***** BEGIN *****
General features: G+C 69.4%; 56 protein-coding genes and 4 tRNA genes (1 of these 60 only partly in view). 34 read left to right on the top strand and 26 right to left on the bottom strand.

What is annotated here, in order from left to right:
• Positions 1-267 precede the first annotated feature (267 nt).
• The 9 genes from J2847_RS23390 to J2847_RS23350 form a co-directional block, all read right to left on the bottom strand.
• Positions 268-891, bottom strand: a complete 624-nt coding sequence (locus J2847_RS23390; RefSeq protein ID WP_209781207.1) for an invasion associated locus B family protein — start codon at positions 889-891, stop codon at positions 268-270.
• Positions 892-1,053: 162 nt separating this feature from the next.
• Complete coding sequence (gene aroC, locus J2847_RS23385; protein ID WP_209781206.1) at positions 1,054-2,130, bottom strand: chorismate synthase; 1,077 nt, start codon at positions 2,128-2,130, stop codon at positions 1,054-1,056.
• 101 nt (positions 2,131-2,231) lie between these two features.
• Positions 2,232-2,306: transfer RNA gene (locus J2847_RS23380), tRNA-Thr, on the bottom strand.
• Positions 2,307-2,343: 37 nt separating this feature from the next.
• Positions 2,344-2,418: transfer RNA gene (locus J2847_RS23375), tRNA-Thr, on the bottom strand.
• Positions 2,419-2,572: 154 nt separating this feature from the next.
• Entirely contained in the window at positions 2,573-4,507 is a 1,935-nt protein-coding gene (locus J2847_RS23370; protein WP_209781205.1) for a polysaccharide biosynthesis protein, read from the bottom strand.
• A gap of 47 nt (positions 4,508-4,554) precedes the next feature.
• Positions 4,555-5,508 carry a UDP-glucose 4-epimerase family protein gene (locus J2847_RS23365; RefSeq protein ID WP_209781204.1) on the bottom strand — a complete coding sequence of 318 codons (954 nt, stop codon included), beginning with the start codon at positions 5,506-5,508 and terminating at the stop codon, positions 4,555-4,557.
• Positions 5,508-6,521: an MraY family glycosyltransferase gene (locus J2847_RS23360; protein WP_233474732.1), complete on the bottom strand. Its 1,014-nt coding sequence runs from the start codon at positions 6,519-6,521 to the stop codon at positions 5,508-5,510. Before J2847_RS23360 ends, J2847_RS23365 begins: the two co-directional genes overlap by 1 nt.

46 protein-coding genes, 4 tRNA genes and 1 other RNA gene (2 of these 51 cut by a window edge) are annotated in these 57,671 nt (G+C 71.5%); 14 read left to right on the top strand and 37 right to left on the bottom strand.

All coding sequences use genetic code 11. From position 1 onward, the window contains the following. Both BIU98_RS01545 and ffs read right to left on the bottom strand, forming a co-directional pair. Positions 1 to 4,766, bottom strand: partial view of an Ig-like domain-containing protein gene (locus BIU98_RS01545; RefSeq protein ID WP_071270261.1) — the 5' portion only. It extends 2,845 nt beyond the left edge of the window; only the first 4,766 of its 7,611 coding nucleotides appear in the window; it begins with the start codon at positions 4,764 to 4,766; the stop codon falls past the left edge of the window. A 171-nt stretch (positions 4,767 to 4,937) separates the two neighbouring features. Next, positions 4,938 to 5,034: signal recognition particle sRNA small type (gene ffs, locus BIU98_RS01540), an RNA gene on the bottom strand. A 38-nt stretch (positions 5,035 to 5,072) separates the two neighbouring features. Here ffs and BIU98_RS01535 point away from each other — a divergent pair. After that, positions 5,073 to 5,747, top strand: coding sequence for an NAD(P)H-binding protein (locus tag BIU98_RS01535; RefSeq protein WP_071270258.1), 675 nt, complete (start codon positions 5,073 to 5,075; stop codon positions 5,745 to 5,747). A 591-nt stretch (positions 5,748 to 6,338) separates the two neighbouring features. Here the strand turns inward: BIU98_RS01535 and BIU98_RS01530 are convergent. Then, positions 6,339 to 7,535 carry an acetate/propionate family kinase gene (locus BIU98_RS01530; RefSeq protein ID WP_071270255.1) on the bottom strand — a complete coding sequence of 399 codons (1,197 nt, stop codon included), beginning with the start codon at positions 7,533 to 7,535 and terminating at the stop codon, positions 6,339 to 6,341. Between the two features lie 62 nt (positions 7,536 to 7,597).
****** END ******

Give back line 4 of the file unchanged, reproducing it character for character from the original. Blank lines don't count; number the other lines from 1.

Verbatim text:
• The 9 genes from J2847_RS23390 to J2847_RS23350 form a co-directional block, all read right to left on the bottom strand.